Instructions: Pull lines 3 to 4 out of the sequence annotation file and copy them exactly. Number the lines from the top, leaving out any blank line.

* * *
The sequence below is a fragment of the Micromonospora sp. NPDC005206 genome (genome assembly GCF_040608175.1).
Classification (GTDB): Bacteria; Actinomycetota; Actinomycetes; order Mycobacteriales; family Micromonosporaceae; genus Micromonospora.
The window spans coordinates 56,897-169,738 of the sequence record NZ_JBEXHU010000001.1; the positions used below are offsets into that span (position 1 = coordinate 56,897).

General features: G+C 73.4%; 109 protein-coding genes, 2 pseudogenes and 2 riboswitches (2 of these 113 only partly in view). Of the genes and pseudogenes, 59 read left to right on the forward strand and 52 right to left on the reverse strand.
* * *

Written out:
The window spans coordinates 56,897-169,738 of the sequence record NZ_JBEXHU010000001.1; the positions used below are offsets into that span (position 1 = coordinate 56,897).

General features: G+C 73.4%; 109 protein-coding genes, 2 pseudogenes and 2 riboswitches (2 of these 113 only partly in view). Of the genes and pseudogenes, 59 read left to right on the forward strand and 52 right to left on the reverse strand.